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Tanvir is a Research Assistant at the Program in Criminal Justice Policy and Management (PCJ) at Harvard Kennedy School. He works on the Indicator in Development: Safety and Justice project, and is involved with data management and analysis for the Program’s indicator development work in Bangladesh.
Additionally Tanvir also served as a Justice Indicator Summer Intern in 2012 with the Deputy Inspector General (DIG) at the Criminal Investigation Department (CID) in Dhaka, Bangladesh, where he worked on developing and experimenting with two pilot indicators of the speed of investigation. Tanvir’s work involved advising and presenting on the PCJ indicator development work in Bangladesh to high-ranking police administrators across the country, training CID Superintendants on the use of the two pilot indicators, and exploring opportunities for the use of governance indicators in furthering the long-run professionalization goals of Bangladesh Police. While in Dhaka Tanvir also acted as a liaison between PCJ and the Chief Justice of the Bangladesh Supreme Court, helping explore the possible involvement of PCJ in working with data on cases of violence against women in Bangladesh in order to better understand how the courts and special tribunals in the country are managing such cases. This has involved working closely with and evaluating different models of legal services open to women in Bangladesh, such as the 'Victim Support Centers' run by Bangladesh Police and the 'One Stop Crisis Centers' run by the Ministry of Women and Children's Affairs.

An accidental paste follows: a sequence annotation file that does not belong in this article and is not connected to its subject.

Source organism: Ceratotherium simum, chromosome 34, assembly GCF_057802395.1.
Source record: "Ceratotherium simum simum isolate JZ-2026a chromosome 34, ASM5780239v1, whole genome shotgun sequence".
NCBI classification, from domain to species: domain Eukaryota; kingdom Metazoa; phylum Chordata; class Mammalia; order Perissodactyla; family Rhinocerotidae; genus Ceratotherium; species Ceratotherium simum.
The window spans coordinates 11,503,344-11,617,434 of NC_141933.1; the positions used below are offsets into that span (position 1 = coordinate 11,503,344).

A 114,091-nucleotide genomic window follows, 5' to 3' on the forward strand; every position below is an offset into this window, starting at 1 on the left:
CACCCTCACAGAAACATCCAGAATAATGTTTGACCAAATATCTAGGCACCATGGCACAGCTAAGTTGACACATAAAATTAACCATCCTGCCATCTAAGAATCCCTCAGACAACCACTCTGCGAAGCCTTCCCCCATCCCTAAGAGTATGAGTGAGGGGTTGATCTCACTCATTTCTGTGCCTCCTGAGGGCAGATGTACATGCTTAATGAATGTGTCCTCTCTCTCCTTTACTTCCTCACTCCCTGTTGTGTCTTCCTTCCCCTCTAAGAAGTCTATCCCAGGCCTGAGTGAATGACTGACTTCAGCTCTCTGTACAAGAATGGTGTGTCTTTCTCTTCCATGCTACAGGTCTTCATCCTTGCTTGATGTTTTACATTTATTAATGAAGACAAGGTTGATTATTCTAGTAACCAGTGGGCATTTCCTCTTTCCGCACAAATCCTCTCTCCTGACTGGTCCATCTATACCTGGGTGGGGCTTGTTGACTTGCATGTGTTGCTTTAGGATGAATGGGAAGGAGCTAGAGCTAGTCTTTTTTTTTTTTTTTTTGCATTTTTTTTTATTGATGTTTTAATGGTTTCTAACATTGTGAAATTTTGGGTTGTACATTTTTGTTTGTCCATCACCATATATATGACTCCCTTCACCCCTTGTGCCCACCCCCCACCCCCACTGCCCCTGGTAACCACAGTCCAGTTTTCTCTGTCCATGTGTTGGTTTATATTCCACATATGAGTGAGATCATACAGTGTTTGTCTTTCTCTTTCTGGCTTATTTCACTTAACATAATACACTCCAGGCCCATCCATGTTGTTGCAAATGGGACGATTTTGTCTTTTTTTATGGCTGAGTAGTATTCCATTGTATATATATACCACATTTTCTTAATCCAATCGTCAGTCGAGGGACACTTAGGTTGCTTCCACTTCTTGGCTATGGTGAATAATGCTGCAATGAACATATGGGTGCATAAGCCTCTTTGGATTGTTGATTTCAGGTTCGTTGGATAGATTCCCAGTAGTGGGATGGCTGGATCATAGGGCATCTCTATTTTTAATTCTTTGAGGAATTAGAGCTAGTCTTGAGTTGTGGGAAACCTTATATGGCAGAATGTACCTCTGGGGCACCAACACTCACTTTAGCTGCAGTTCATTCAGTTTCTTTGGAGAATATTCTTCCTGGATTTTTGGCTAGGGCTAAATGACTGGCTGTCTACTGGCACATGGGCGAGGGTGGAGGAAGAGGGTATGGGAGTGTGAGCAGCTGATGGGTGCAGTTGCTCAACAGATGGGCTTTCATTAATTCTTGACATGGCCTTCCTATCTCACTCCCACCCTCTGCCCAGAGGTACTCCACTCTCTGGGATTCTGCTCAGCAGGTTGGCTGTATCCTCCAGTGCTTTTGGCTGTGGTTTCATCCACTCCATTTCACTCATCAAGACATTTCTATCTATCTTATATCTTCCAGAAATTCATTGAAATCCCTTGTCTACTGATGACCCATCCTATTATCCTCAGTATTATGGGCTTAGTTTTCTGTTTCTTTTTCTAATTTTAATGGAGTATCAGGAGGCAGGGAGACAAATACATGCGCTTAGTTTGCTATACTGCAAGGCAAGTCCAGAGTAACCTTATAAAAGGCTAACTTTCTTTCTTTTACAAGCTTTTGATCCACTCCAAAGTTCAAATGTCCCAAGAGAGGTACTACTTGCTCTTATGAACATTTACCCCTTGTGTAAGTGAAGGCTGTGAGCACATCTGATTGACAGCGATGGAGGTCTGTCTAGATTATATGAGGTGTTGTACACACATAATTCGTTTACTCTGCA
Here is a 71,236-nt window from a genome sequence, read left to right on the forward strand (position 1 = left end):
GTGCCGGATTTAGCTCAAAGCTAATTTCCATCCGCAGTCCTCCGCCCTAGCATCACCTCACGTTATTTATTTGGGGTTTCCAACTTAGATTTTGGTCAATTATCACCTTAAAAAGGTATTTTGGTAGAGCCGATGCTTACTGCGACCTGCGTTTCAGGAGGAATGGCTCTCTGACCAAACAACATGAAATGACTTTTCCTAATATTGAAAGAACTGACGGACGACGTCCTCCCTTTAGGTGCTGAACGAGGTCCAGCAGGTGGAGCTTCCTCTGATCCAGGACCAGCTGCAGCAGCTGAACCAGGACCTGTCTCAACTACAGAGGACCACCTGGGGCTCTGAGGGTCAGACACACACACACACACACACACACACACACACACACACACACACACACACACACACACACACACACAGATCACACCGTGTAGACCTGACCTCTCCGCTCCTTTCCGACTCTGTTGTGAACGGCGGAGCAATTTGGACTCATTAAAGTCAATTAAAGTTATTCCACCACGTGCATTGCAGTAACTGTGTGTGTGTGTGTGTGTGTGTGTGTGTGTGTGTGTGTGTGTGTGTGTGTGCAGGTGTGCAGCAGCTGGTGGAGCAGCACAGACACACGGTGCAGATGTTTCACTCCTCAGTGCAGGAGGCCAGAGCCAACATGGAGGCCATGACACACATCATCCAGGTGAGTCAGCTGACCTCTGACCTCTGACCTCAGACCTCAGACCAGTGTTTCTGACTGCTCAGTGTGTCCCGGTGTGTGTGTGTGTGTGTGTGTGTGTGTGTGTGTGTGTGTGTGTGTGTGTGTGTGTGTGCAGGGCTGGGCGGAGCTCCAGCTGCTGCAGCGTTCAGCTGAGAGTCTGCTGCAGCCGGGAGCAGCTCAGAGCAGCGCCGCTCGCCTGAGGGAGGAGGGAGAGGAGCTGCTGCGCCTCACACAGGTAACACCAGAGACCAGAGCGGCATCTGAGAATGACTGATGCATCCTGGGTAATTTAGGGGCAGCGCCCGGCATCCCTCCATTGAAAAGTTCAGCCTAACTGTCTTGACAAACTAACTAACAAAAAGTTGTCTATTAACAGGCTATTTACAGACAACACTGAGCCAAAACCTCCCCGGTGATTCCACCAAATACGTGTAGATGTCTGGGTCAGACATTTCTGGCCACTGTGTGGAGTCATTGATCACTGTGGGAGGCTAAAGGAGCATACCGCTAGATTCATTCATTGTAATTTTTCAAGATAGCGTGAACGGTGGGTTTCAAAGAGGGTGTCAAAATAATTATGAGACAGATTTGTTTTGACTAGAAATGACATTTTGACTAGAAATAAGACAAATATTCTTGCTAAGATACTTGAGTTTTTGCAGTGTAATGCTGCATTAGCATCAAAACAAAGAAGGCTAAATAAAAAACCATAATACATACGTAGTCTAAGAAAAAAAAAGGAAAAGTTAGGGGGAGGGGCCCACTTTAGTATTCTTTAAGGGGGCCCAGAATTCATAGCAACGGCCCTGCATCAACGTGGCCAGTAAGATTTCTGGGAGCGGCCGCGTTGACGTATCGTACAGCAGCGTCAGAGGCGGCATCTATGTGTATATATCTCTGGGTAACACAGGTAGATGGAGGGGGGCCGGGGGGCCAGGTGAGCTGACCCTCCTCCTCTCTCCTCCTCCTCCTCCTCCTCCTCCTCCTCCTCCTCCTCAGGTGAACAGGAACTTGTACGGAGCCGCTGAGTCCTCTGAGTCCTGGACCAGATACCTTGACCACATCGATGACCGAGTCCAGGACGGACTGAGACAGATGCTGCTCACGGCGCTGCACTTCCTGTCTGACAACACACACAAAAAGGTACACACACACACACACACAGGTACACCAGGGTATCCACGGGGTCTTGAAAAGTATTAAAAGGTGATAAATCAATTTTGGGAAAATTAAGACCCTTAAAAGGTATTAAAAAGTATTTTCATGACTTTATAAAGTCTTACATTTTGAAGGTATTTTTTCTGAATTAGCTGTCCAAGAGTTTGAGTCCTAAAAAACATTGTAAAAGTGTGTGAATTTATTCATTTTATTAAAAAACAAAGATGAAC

Alongside his work at the PCJ, Tanvir is also pursuing a Masters at the Harvard University Davis Center for Eurasian Studies on a Foreign Language and Area Studies Fellowship. For his Masters thesis he is conducting an interdisciplinary research on change management in multicultural settings, with a focus on personal negotiation management in the post-traumatic contexts of collective transition in peripheral geographies.
He completed his Bachelors in Economics at Williams College, where he was awarded the prestigious Arthur B. Graves Essay Prize in Economics. Born in Scotland, Tanvir grew up in Bangladesh before moving to the US in 2006; he has also lived and studied abroad for extended durations in Kyrgyzstan, and Singapore. Able to speak Bengali, Russian, Hindi and English, Tanvir is currently learning Uzbek, Kazakh, French, and Arabic.